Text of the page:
In a campaign season of "surprise surprise!" six-figure bank accounts, $2,000 may not amount to much, but it has given GOP gubernatorial candidate John Stephen his own Ralph Kramden "hommina hommina" moment.
Stephen has been forced into a somewhat defensive posture after the Concord Monitor reported last month that between 2004 and 2006 he billed the state $54 a month for his home Internet and cable box, ostensibly because as Health and Human Services commissioner he needed to be "available 24/7 and be able to get mail 24/7," said his spokesperson, Greg Moore.
Moore added, in fact, that as governor, Stephen "would expect that all his commissioners be available 24/7."
No doubt that's true. But would Governor Stephen allow his agency heads get reimbursed by the state for household expenses?
Eaton his words?
Who woulda thunk that Harvey Hill, the former Claremont Eagle-Times publisher and interim president of Connecticut River Community College, would be the one to hammer the last nail in the Lynch administration's attempt to oust Mark Bodi from the Liquor Commission?
Actually, Hill may have done even more damage to the slowly dissolving reputation of House Majority Floor Leader Dan Eaton - the man who supposedly demanded that Bodi return the now-infamous surveillance equipment taken in a raid of a Keene bar.
It was Hill who testified at Bodi's removal hearing that Eaton had threatened "a vendetta against the New Hampshire Community College System and that he would get even" after a friend of Eaton's was laid off at the Claremont college.
"When I called him and informed him of our decision, he was absolutely livid," Hill said. "He said this community college system had been making stupid decisions for years and this was probably the stupidest of all."
Not quite the same picture that Eaton painted of himself only a few days earlier, when he told the Executive Council that Bodi -- who also insisted that Eaton was attempting to put the fear of Dan in him -- was exaggerating, to say the least.
Eaton essentially told the councilors he was actually a pussycat.
He told them he would never, ever, make a personal threat against a department or agency head, harking back to an interview he had given earlier to the Nashua Telegraph, when he said, "Pressuring department heads is not my style nor how I operate."
Republicans, to no one's surprise, are feasting on the discrepancy.
Before and after
It could have been a teachable moment for Senate Minority Leader Peter Bragdon and some of his fellow Republicans when former Democratic presidential candidate John Kerry stopped in town to stump for Paul Hodes.
After all, it was Kerry who famously said he was for the war in Iraq before he was against it. The same could be said for Bragdon and the other Republican sponsors of Senate Bill 500 -- the early supervised parole law that has since hit the political fan. Especially now that they're calling for repeal of a measure that they wholeheartedly endorsed earlier this year.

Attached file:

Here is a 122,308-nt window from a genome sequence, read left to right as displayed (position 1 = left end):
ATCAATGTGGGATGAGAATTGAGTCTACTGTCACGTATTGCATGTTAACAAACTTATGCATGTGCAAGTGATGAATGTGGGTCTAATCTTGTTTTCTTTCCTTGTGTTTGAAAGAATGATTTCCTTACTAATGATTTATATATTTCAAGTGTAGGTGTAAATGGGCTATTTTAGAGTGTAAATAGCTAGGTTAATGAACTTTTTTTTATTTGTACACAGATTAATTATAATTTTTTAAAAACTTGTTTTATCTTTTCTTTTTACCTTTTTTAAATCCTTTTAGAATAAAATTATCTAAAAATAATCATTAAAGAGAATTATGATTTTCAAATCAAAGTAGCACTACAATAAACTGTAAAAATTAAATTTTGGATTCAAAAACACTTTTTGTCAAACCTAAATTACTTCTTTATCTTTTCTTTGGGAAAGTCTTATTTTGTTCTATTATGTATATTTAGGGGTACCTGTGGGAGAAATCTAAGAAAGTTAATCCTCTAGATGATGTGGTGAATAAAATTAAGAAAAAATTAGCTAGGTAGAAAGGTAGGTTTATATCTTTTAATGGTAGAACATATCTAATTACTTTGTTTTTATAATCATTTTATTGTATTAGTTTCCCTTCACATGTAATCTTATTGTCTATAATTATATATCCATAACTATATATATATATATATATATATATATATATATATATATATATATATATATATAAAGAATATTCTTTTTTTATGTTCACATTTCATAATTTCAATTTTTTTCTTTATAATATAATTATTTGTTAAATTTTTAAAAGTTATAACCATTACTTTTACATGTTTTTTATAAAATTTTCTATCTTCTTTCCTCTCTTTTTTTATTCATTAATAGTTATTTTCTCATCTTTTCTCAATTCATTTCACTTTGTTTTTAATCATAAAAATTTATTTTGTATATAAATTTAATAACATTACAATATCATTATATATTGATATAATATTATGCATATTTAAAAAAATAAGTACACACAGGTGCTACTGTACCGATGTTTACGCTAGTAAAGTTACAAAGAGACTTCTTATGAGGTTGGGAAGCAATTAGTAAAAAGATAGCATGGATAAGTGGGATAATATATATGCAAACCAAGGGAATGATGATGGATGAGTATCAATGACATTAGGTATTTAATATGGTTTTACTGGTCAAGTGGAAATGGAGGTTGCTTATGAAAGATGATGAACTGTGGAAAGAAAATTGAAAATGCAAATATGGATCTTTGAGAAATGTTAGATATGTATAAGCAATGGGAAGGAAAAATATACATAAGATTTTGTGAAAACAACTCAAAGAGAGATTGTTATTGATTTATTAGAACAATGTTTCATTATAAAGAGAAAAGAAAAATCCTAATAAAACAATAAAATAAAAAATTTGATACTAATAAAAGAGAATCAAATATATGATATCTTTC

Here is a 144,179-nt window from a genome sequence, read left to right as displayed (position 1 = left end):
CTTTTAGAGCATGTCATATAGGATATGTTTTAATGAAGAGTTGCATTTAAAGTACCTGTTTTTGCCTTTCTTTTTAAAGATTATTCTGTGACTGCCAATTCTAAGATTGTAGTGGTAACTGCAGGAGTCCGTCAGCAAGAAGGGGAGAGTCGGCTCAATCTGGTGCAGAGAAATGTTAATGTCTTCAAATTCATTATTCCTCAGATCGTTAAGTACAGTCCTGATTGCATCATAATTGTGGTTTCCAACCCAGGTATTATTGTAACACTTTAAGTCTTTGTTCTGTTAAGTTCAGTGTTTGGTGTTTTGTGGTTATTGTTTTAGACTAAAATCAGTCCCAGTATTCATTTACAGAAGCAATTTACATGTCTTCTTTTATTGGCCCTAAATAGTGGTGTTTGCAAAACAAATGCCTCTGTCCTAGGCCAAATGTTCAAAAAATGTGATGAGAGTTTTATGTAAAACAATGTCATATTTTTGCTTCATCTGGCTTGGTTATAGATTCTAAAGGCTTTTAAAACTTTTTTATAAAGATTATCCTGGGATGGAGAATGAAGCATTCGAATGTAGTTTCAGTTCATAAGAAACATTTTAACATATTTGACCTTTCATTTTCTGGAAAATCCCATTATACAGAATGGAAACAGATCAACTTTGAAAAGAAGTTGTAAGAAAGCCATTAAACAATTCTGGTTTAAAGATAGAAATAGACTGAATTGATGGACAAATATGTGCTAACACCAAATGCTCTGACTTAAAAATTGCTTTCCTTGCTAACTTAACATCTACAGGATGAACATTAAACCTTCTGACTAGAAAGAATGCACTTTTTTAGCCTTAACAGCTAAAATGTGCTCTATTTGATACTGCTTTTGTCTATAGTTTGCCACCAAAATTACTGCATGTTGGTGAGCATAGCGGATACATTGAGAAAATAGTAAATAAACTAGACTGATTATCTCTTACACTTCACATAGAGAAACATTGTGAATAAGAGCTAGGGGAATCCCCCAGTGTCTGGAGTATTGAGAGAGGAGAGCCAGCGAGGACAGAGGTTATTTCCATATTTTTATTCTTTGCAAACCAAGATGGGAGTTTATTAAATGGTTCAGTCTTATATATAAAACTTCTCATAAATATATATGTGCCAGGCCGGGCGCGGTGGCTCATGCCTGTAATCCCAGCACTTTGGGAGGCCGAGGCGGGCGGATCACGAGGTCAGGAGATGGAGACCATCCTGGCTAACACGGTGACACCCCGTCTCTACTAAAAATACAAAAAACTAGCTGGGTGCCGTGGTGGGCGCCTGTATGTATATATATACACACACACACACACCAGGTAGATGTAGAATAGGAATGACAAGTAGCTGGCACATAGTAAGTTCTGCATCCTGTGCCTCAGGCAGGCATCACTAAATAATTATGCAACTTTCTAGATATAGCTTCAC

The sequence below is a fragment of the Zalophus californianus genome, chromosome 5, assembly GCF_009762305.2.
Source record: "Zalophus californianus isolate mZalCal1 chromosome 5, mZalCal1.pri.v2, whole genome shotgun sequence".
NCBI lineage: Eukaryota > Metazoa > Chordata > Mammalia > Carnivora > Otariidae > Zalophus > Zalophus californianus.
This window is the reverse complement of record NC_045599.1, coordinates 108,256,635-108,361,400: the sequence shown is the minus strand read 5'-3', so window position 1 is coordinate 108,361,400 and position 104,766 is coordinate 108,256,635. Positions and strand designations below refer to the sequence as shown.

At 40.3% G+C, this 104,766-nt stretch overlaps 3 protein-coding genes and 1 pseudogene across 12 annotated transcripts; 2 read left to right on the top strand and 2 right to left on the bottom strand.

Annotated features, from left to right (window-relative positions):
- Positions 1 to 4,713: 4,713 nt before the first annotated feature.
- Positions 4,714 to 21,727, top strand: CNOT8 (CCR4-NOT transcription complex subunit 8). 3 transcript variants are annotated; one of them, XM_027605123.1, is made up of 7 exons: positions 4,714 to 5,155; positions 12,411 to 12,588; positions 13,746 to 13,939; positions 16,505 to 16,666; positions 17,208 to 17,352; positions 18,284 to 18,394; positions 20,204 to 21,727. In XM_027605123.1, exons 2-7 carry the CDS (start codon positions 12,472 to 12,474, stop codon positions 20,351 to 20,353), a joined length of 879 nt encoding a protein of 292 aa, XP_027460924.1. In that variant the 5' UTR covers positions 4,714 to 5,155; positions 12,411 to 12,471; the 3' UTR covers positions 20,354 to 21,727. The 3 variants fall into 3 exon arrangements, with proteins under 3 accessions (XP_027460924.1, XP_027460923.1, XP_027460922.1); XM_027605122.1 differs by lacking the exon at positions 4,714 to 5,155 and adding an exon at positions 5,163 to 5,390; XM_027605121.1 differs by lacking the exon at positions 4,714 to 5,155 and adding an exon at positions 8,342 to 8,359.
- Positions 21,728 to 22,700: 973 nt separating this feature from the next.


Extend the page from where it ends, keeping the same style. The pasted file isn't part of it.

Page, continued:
Pease in our time
Something else to worry about when it comes to our neighbors to the south.
A state-by-state comparison with Massachusetts on New Hampshire's NHeconomy.com Web site contains a list of the usual tax and demographic data, along with what it calls "trivia facts."
One of those "facts" should raise concerns, particularly to the good citizens of New Hampshire's Seacoast. For state mottos, the comparison is between New Hampshire's "Live free or die" and Massachusetts' "By the sword we seek pease only under liberty."
Pease? No wonder state officials want to make sure that the National Guard is happily ensconced there.
Terie Norelli: The Democratic state rep from Portsmouth announces plans to run for a third term as House speaker.
Joe McQuaid: The Union Leader publisher and photographer Bob LaPree spent time in Afghanistan to chronicle the activities of New Hampshire National Guardsmen, a series of articles "made possible in part through the assistance of BAE Systems, Next Step Orthotics and DEKA Research."
Donald Trump: The self-promoting mogul denies being behind a poll of New Hampshire voters asking about a potential presidential run by him.
John McCain: The two-time New Hampshire primary winner says he's got no more presidential runs in his future.
John E. Sununu: The New Hampshire senator joins the advisory board of the bipartisan ONE Vote 2010 campaign, whose mission it is to educate voters, politicians and candidates about eradicating extreme poverty and preventable disease.
Kent Maxwell: The Portsmouth resident is fined $556 -- or about $93 a drink -- for running out on a tab for five Grateful Dead cocktails and a Sam Adams beer at a city bar.
It's been making the rounds...
• If Sarah Palin called up Kelly Ayotte today to set up a visit to New Hampshire, and if Barack Obama did likewise for John Lynch, which New Hampshire candidate would want the visit less?
• Who would blame Mark Bodi if he were named chairman of Democrats for Stephen?
• It was a dead heat for biggest loser in the Bodi mess, between Dan Eaton and Mike Delaney.
• Pam Walsh, the governor's first-time campaign manager, is in a no-win situation. Either he wins, and it's expected, or he loses and -- well, you know the rest.
• John Stephen must have taken a time machine back to the '70s with his insistence on morphing his campaign from a no taxes, help business platform to a law and order one, thanks to his stance on the supervised parole law.
• The National Organization for Marriage and Cornerstone Action really thinks the anti-gay marriage stuff's going to work in New Hampshire?
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